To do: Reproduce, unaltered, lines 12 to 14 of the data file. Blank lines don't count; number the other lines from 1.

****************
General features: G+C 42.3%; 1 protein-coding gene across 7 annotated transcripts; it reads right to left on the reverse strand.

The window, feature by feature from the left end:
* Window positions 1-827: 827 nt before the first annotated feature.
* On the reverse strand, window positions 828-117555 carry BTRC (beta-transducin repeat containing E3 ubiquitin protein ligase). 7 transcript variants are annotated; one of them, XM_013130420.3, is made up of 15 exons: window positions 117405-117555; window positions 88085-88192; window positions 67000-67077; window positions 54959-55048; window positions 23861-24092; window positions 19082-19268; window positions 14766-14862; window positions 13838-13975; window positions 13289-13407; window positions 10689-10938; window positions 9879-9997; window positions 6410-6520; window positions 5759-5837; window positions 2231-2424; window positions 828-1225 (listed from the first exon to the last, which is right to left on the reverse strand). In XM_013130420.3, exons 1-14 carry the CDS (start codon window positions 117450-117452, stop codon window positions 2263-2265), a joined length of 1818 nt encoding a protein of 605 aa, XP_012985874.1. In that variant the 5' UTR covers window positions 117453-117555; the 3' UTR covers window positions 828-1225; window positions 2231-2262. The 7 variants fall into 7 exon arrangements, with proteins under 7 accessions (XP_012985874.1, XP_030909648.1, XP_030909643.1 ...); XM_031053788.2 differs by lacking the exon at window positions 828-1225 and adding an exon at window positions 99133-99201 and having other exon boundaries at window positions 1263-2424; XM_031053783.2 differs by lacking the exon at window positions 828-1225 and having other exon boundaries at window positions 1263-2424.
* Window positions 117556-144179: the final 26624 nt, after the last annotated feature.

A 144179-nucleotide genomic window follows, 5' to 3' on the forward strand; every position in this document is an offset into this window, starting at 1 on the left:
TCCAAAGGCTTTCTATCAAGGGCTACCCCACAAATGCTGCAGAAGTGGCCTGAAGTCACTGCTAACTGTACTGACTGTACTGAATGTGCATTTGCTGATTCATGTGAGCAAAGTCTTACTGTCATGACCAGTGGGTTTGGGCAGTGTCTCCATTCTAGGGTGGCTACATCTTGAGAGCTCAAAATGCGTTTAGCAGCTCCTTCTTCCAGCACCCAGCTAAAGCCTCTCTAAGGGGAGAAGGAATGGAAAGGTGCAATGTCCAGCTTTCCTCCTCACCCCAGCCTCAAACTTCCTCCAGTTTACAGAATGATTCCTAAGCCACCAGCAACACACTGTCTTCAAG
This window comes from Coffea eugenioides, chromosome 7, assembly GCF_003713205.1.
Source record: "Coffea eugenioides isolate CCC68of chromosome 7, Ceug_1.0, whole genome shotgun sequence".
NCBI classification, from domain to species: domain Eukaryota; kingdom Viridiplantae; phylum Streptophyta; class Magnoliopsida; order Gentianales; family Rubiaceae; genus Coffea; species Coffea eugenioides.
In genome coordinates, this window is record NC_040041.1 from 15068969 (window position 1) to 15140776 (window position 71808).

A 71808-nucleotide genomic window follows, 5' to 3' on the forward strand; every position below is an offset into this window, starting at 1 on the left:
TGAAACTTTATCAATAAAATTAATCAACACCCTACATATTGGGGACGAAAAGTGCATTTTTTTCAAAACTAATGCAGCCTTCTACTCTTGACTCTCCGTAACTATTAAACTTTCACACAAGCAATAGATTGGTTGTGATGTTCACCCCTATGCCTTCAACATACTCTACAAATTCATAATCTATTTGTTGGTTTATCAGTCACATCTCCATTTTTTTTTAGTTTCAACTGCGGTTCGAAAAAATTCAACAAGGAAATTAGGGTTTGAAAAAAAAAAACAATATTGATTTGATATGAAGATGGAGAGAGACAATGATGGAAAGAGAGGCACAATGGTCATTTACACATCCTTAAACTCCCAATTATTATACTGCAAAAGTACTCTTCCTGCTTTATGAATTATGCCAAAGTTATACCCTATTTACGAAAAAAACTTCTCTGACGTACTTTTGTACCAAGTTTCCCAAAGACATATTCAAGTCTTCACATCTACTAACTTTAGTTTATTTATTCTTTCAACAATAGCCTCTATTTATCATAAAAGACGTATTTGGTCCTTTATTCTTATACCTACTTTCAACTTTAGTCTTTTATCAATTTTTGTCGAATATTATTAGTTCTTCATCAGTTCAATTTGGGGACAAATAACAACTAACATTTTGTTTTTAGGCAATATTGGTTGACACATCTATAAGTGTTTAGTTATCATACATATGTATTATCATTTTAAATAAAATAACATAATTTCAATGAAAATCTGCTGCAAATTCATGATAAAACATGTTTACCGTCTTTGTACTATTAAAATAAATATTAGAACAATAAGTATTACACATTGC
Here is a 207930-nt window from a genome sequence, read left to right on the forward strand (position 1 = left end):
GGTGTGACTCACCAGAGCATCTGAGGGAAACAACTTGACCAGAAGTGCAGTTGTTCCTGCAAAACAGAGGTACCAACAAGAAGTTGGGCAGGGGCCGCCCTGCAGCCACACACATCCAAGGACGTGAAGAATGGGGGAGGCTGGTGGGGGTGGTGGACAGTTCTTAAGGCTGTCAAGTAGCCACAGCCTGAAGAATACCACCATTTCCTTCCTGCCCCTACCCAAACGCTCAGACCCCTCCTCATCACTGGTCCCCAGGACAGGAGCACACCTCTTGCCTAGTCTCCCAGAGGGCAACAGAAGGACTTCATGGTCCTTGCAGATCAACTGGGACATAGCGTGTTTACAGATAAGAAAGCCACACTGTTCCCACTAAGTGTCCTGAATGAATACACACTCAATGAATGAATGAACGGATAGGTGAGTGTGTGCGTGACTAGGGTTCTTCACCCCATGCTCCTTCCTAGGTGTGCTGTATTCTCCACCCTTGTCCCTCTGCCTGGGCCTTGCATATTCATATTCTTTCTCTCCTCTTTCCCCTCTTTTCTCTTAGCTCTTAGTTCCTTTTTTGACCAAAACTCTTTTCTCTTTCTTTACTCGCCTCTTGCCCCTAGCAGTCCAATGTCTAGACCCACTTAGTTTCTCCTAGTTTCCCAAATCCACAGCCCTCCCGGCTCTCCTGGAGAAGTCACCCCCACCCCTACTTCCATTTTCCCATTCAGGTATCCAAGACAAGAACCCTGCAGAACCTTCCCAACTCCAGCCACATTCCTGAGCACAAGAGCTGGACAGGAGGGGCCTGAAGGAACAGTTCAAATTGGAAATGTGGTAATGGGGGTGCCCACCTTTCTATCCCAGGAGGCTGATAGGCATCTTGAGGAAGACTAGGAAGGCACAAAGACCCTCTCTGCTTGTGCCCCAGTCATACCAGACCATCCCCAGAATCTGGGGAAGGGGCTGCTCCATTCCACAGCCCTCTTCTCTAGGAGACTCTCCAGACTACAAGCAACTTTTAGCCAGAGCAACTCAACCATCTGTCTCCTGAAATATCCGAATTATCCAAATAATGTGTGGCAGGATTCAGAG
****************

A 71808-nucleotide genomic window follows, 5' to 3' on the forward strand; every position below is an offset into this window, starting at 1 on the left:
TGAAACTTTATCAATAAAATTAATCAACACCCTACATATTGGGGACGAAAAGTGCATTTTTTTCAAAACTAATGCAGCCTTCTACTCTTGACTCTCCGTAACTATTAAACTTTCACACAAGCAATAGATTGGTTGTGATGTTCACCCCTATGCCTTCAACATACTCTACAAATTCATAATCTATTTGTTGGTTTATCAGTCACATCTCCATTTTTTTTTAGTTTCAACTGCGGTTCGAAAAAATTCAACAAGGAAATTAGGGTTTGAAAAAAAAAAACAATATTGATTTGATATGAAGATGGAGAGAGACAATGATGGAAAGAGAGGCACAATGGTCATTTACACATCCTTAAACTCCCAATTATTATACTGCAAAAGTACTCTTCCTGCTTTATGAATTATGCCAAAGTTATACCCTATTTACGAAAAAAACTTCTCTGACGTACTTTTGTACCAAGTTTCCCAAAGACATATTCAAGTCTTCACATCTACTAACTTTAGTTTATTTATTCTTTCAACAATAGCCTCTATTTATCATAAAAGACGTATTTGGTCCTTTATTCTTATACCTACTTTCAACTTTAGTCTTTTATCAATTTTTGTCGAATATTATTAGTTCTTCATCAGTTCAATTTGGGGACAAATAACAACTAACATTTTGTTTTTAGGCAATATTGGTTGACACATCTATAAGTGTTTAGTTATCATACATATGTATTATCATTTTAAATAAAATAACATAATTTCAATGAAAATCTGCTGCAAATTCATGATAAAACATGTTTACCGTCTTTGTACTATTAAAATAAATATTAGAACAATAAGTATTACACATTGC
Here is a 207930-nt window from a genome sequence, read left to right on the forward strand (position 1 = left end):